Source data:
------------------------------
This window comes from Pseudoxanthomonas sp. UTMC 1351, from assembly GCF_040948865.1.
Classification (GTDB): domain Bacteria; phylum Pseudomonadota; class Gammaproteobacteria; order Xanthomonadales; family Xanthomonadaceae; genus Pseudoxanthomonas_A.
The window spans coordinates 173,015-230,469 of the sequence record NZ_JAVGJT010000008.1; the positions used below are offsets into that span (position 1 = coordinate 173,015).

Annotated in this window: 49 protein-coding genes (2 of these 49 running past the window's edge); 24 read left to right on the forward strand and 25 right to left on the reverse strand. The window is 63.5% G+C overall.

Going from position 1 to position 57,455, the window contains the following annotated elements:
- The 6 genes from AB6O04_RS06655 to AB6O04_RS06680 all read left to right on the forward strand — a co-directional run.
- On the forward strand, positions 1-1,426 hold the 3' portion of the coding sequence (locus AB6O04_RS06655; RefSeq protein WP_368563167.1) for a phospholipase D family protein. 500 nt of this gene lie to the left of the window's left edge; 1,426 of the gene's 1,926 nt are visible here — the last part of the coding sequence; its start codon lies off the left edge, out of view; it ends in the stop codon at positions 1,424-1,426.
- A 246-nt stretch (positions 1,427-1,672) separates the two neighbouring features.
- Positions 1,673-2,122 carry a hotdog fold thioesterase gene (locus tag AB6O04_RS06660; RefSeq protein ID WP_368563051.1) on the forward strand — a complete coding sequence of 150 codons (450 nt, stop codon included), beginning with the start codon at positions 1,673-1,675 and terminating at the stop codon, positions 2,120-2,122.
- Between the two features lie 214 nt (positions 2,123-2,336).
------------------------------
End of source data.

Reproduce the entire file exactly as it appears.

This window comes from Pseudoxanthomonas sp. UTMC 1351, from assembly GCF_040948865.1.
Classification (GTDB): domain Bacteria; phylum Pseudomonadota; class Gammaproteobacteria; order Xanthomonadales; family Xanthomonadaceae; genus Pseudoxanthomonas_A.
The window spans coordinates 173,015-230,469 of the sequence record NZ_JAVGJT010000008.1; the positions used below are offsets into that span (position 1 = coordinate 173,015).

Annotated in this window: 49 protein-coding genes (2 of these 49 running past the window's edge); 24 read left to right on the forward strand and 25 right to left on the reverse strand. The window is 63.5% G+C overall.

Going from position 1 to position 57,455, the window contains the following annotated elements:
- The 6 genes from AB6O04_RS06655 to AB6O04_RS06680 all read left to right on the forward strand — a co-directional run.
- On the forward strand, positions 1-1,426 hold the 3' portion of the coding sequence (locus AB6O04_RS06655; RefSeq protein WP_368563167.1) for a phospholipase D family protein. 500 nt of this gene lie to the left of the window's left edge; 1,426 of the gene's 1,926 nt are visible here — the last part of the coding sequence; its start codon lies off the left edge, out of view; it ends in the stop codon at positions 1,424-1,426.
- A 246-nt stretch (positions 1,427-1,672) separates the two neighbouring features.
- Positions 1,673-2,122 carry a hotdog fold thioesterase gene (locus tag AB6O04_RS06660; RefSeq protein ID WP_368563051.1) on the forward strand — a complete coding sequence of 150 codons (450 nt, stop codon included), beginning with the start codon at positions 1,673-1,675 and terminating at the stop codon, positions 2,120-2,122.
- Between the two features lie 214 nt (positions 2,123-2,336).